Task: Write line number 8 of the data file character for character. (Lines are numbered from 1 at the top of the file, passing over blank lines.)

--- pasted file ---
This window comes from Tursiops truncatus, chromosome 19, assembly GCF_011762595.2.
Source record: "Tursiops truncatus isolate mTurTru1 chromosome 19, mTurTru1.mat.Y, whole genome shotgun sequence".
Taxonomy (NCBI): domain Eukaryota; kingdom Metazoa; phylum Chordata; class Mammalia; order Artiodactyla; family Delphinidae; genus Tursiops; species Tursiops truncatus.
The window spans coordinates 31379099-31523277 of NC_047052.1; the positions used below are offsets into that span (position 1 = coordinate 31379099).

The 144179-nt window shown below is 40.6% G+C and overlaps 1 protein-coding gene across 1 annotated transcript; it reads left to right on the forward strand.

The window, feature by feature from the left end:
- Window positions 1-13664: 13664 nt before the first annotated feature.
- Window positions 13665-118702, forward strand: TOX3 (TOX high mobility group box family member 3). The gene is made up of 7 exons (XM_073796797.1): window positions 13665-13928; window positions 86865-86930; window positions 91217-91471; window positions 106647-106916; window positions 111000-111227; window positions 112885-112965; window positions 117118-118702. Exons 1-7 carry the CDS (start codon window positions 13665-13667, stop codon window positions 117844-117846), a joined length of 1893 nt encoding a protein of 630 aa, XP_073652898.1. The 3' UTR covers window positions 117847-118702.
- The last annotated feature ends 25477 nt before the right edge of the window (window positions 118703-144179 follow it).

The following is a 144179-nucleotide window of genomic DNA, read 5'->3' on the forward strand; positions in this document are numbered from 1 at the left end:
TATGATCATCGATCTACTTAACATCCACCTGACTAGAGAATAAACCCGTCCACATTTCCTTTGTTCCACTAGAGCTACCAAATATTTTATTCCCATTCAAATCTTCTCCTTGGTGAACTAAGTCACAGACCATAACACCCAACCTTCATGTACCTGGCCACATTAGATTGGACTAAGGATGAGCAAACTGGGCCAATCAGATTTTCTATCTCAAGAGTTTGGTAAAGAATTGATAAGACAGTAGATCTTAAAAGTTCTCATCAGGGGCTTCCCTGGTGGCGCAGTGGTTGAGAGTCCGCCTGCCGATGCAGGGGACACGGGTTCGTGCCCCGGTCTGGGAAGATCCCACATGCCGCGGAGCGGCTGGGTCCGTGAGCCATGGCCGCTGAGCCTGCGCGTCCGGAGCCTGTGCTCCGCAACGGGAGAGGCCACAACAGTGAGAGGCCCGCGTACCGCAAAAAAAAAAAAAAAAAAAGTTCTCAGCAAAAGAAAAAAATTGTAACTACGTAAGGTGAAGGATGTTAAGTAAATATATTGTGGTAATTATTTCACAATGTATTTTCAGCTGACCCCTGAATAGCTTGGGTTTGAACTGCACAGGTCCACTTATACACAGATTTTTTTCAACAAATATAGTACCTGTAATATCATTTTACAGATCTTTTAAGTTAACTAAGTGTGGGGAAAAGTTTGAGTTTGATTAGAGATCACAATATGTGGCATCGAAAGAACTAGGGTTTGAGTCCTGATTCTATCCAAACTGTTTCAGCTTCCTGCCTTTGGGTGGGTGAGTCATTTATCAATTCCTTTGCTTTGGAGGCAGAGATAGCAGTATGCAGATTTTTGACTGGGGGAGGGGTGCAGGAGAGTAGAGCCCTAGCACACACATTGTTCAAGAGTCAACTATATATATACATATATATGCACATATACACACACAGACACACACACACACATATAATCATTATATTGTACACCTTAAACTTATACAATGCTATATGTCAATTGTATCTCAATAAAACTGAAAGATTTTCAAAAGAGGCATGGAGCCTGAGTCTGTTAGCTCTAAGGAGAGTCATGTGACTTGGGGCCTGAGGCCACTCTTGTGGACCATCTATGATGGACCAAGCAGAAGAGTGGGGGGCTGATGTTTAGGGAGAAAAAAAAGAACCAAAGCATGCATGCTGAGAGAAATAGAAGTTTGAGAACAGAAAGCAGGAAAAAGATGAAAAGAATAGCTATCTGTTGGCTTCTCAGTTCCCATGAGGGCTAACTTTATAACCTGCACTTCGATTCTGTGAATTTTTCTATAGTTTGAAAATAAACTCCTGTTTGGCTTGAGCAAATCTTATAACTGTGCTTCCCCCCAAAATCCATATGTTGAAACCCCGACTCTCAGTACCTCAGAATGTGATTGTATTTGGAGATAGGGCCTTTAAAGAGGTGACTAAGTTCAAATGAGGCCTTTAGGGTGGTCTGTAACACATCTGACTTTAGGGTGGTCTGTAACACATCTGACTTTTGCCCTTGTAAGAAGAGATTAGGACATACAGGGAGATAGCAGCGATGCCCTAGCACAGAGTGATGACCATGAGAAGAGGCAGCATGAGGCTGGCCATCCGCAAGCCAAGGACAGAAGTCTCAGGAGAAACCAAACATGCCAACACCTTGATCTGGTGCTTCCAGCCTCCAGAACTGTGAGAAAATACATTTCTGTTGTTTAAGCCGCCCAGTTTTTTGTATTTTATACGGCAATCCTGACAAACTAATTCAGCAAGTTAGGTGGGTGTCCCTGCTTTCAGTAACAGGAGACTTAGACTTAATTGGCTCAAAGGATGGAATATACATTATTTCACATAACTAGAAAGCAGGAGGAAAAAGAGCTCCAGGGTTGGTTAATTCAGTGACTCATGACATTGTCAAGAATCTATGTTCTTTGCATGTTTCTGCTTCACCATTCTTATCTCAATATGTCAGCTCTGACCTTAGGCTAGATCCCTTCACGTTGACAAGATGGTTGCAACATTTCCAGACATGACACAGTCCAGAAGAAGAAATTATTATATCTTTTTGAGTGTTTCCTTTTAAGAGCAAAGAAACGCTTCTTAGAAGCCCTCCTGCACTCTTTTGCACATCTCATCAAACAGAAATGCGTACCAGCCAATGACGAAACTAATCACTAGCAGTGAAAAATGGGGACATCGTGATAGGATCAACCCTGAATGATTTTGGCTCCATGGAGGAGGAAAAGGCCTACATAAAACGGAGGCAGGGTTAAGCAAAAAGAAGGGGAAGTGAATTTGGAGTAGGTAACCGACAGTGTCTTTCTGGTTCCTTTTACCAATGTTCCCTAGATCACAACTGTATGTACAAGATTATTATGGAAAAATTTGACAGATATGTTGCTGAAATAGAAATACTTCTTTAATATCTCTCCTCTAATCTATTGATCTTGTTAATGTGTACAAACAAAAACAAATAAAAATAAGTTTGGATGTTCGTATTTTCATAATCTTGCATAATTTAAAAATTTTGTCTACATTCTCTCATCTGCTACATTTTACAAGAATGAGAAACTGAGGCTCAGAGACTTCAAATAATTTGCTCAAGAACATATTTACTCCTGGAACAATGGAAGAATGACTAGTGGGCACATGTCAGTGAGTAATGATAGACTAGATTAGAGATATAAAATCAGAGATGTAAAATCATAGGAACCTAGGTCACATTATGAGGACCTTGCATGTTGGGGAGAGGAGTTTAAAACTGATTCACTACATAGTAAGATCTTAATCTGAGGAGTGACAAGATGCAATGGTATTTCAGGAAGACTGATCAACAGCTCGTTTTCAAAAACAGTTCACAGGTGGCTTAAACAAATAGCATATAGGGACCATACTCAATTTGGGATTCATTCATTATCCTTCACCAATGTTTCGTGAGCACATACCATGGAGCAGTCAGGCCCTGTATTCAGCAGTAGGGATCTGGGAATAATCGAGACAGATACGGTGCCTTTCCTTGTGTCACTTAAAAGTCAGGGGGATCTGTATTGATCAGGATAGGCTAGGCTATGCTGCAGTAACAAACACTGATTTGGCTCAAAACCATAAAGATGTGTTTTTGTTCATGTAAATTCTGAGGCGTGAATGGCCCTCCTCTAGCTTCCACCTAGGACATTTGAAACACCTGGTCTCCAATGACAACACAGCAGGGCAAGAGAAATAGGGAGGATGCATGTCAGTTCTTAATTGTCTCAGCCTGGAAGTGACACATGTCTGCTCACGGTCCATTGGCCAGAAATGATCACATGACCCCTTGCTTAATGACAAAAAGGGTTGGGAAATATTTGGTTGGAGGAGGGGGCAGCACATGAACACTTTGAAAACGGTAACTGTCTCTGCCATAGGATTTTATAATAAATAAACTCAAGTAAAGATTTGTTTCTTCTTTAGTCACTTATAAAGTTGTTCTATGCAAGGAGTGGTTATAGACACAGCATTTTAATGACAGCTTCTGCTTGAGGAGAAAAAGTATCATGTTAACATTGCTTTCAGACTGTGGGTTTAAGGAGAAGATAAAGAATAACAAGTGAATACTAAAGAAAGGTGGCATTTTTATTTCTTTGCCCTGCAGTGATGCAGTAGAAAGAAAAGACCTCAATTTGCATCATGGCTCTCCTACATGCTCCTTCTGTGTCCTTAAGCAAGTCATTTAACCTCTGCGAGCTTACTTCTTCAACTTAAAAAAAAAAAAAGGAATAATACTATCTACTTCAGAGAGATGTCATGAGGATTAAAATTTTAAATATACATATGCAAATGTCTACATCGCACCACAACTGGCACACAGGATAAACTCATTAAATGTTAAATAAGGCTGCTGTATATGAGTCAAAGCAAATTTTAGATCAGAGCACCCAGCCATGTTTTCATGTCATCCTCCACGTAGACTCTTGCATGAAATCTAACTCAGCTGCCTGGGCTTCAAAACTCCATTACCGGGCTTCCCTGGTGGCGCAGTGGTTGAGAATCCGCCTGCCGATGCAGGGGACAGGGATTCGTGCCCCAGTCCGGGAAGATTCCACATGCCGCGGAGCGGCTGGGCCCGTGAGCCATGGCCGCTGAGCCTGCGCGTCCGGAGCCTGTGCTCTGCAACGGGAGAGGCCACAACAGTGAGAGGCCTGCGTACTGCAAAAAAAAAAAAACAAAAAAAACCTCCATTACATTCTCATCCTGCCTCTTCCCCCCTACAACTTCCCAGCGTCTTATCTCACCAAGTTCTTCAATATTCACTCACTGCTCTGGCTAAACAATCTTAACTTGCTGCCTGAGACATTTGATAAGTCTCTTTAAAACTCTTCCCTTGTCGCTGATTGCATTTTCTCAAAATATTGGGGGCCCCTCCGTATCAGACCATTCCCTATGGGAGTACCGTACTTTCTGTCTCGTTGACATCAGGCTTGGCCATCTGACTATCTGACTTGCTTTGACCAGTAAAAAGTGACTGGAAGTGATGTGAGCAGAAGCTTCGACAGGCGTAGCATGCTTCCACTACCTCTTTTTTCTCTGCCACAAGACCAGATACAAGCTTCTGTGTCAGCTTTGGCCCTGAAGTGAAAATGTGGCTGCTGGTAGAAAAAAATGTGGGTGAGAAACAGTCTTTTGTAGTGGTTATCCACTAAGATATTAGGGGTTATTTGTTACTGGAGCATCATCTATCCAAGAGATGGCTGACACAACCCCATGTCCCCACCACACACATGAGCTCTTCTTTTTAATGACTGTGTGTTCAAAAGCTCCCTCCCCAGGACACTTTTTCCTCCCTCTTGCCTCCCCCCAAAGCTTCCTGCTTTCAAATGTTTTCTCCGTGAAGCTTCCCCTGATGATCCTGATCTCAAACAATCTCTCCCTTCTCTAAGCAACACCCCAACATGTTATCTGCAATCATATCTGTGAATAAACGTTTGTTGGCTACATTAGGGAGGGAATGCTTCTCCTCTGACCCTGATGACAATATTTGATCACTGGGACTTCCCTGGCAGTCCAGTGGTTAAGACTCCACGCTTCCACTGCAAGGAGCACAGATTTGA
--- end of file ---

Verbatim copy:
- Window positions 13665-118702, forward strand: TOX3 (TOX high mobility group box family member 3). The gene is made up of 7 exons (XM_073796797.1): window positions 13665-13928; window positions 86865-86930; window positions 91217-91471; window positions 106647-106916; window positions 111000-111227; window positions 112885-112965; window positions 117118-118702. Exons 1-7 carry the CDS (start codon window positions 13665-13667, stop codon window positions 117844-117846), a joined length of 1893 nt encoding a protein of 630 aa, XP_073652898.1. The 3' UTR covers window positions 117847-118702.